- Loss of vision. Best corrected visual acuity must meet job requirements to safely perform duties.
- Symptomatic coronary artery disease.
- History of myocardial infarction within 1 year of deployment.
- History of coronary artery bypass graft, coronary artery angioplasty, carotid endarterectomy, other arterial stenting, or aneurysm repair within 1 year of deployment.
- Cardiac dysrhythmias, either symptomatic or requiring medical or electrophysiologic control (presence of an implanted defibrillator and/or pacemakter).
- Heart failure.
- Individuals without a dental exam within the last 12 months or who are likely to require dental treatment or reevaluation for oral conditions that are likely to result in dental emergencies within 12 months.
- Psychotic and/or bipolar disorders. . . .
- Psychiatric disorders under treatment with fewer than 3 months of demonstrated stability.
- Clinical psychiatric disorders with residual symptoms that impair duty performance.
- Mental health conditions that pose a substantial risk for deterioraton and/or recurrence of impairing symptoms in the deployed environment.
- Chronic medical conditions that require ongoing treatment with antipsychotics, lithium, or anticonvulsants.
Still, if an employee thinks that they “can accomplish his or her tasks and duties and tolerate the environmental and operational conditions of the deployed location, the [employer] may request a waiver for that individual . . . .” That is, they can ask a medical evaluator and the Combatant Command surgeon (or a designee) to clear the employee for work on the government contract even though they have one of the 30 conditions listed above. All the same, one “thumbs-down” during the medical waiver process could result in deployment denial.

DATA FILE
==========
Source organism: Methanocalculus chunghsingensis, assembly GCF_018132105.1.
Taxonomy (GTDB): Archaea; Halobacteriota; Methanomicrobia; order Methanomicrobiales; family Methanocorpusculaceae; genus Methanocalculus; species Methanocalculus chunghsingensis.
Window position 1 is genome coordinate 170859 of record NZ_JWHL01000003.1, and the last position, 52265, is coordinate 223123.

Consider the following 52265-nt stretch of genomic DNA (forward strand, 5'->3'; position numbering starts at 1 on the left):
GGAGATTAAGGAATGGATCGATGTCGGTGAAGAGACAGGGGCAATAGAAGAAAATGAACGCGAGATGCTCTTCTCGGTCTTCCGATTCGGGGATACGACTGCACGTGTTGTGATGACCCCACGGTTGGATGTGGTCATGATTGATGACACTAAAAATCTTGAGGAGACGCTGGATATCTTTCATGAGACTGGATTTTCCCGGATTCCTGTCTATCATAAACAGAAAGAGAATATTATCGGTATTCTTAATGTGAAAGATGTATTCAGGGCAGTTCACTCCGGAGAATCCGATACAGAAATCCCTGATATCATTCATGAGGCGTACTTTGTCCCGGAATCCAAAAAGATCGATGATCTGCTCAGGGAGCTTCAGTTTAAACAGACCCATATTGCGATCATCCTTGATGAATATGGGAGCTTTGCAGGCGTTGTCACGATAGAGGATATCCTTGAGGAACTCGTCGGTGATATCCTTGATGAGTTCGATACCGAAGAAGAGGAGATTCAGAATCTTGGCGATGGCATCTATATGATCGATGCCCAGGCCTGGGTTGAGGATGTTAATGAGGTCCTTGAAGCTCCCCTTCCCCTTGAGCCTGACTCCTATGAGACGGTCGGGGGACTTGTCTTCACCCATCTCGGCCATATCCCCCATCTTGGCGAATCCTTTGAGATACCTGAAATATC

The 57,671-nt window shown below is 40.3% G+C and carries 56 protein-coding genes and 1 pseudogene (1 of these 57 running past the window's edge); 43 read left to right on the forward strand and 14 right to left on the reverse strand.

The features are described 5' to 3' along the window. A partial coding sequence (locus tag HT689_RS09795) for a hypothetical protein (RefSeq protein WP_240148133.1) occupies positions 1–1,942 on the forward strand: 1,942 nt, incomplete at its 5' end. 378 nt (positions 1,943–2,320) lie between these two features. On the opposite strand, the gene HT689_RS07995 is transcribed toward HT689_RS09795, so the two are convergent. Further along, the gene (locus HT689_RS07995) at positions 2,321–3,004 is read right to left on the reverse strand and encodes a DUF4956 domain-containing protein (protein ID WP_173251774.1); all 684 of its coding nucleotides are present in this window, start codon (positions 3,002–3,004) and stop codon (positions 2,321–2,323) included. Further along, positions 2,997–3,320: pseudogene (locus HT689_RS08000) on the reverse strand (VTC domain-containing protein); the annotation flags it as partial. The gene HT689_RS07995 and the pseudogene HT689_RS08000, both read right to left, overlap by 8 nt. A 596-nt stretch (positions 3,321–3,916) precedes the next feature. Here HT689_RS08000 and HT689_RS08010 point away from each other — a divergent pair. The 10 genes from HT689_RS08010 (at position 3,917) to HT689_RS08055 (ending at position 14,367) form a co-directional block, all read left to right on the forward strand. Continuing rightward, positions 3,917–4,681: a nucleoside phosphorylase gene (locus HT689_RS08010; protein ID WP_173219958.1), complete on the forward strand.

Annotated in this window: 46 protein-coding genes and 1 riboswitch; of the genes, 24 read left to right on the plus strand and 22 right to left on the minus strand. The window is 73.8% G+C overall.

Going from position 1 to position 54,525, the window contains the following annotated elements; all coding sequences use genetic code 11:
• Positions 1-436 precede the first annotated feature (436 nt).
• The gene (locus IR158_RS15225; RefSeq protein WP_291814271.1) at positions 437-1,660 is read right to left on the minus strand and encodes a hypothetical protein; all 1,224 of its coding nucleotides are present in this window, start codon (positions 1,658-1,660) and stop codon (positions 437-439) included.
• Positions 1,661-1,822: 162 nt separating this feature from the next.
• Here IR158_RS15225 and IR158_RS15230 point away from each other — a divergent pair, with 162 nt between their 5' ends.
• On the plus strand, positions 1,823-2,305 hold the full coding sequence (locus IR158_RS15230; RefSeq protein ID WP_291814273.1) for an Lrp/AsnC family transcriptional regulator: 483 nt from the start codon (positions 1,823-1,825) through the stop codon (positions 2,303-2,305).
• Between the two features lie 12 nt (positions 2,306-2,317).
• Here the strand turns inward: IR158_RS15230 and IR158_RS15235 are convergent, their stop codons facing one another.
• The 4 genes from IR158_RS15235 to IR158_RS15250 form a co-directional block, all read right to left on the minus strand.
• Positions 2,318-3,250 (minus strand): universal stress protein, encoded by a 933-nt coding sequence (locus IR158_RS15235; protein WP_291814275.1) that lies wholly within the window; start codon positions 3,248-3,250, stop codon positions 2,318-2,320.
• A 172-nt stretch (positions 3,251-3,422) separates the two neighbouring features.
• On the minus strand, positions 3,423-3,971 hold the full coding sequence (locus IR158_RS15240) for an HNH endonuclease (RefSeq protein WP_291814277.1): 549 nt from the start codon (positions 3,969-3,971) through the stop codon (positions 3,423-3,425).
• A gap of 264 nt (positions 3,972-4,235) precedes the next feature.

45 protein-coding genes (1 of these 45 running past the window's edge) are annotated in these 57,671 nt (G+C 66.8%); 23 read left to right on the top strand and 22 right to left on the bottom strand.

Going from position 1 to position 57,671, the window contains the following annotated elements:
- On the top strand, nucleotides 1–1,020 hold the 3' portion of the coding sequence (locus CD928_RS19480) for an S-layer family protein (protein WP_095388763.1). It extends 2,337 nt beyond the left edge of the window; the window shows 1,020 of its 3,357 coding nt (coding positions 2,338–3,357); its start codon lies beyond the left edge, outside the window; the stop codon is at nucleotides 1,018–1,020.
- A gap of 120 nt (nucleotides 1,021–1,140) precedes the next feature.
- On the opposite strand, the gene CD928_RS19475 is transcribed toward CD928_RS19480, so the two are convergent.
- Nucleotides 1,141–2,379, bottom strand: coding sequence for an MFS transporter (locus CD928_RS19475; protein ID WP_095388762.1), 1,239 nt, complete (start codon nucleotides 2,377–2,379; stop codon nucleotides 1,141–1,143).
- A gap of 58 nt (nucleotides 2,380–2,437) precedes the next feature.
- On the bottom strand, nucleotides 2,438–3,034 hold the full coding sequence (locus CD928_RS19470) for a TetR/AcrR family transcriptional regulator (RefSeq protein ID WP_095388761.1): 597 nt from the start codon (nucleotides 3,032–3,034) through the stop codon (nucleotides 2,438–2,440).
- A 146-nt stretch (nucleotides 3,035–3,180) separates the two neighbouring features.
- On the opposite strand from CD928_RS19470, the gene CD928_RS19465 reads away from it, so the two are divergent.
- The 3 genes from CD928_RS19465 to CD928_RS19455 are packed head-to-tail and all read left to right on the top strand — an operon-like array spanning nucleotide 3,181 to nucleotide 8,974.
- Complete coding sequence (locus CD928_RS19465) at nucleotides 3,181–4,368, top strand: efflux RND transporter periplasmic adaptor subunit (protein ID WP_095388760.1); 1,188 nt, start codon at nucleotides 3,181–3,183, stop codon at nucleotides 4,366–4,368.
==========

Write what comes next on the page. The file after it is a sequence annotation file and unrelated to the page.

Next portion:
Work Injuries and Total Disability:
The typical (and for this post, very generalized) chronology of a Defense Base Act case is as follows. First, the injury occurs. Then, depending on the severity of the injury, the injured worker returns to the United States for treatment. After that, the employee reaches medical permanency for their injury–which is called “maximum medical improvement” or reaching a medical plateau. Around the same time, the employer and insurance carrier aim to establish either that the employee can return to their usual and customary employment or that the employee can engage in suitable alternative employment